As introverted sensing types, ISTJs enjoy knowing what’s going to happen and having a plan. They don’t like having to deal with people who are wishy-washy, forgetful, or unreliable. They may seem annoyed or especially reserved if they are surrounded by people who are like this on a regular basis.

Healthy ISTJs are seen as:
– Serious, conscientious, and responsible
– Logical and objective
– Reflective, reasonable, and careful

Unhealthy ISTJ are seen as:
– Rigid about time, schedules, and doing things “by the book”
– Critical and judgmental
– So focused on logic that they forget to consider the feelings and needs of others.

What are Your Thoughts?

Do you have any feedback for us? Let us know in the comments! You can also follow me (Susan) on Facebook, Twitter, or Pinterest!

Find out more about your personality type in our eBook, Discovering You: Unlocking the Power of Personality Type.

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Conflicts. Concept, types, reasons, ways of resolution.

Note to the unemployed citizen…

concept…types…causes…paths of resolution…

(part 1)

The word "conflict" in Latin means disagreement, dispute, contradiction, discrepancy. The conflict can be interpreted as a struggle between two opposite sides actively defending their interests. But in psychology there is no single concept of “conflict”. For example, in the psychological dictionary A.V. Petrovsky conflict is defined as "a clash of oppositely directed goals, interests, positions, opinions or views of opponents or subjects of interaction." In David Myers' book Social Psychology, conflict is interpreted as a "perceived incompatibility of goals and actions." nine0005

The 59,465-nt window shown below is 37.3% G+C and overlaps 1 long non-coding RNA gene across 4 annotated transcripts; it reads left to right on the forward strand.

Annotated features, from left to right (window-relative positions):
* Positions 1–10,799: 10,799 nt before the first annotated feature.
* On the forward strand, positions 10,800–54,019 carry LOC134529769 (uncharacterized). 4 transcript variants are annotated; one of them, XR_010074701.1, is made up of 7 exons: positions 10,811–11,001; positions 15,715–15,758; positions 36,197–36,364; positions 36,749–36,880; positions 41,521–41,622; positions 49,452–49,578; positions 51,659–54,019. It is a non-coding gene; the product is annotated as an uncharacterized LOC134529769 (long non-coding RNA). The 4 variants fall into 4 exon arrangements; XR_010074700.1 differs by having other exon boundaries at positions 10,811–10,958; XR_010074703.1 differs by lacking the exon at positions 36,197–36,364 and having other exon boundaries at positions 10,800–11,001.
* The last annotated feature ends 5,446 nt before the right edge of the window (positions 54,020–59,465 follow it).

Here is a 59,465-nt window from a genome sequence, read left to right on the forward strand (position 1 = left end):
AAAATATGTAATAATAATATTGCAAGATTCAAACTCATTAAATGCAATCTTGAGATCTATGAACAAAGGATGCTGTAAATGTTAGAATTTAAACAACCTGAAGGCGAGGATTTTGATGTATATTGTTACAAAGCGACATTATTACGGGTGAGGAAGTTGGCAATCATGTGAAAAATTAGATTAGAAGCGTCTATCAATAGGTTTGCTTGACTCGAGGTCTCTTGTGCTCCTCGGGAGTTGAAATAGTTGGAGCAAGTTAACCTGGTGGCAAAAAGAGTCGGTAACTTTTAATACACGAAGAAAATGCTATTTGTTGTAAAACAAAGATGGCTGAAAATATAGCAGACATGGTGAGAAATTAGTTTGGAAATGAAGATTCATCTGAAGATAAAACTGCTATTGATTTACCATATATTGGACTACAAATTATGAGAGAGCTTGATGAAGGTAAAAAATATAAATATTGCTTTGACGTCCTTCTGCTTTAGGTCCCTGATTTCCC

* * * *

One of the grounds for the typology of conflicts is the affiliation of the conflicting party to one or another subject of the conflict action. In this regard, the following types of conflicts are distinguished: intrapersonal conflicts, interpersonal conflicts, intergroup conflicts.

Intrapersonal conflicts

Intrapersonal conflicts are a clash of two oppositely directed goals (needs, motives, interests) in one and the same person. nine0005 As mentioned above, the situation of temporary unemployment can cause negative experiences that entail an intrapersonal conflict. Some people experience a loss of meaning in life. In this situation, a social worker should help a person cope with internal conflicts, overcome the experienced state of professional or general life uncertainty, teach them how to cope with problems that have arisen, and help form a more stable position in relation to unemployment. An employment center specialist may advise an unemployed person to contact a professional counselor or a psychologist, but at the same time avoid coercion. nine0005 There are various types of intrapersonal conflicts : motivational, moral, role-playing and adaptive.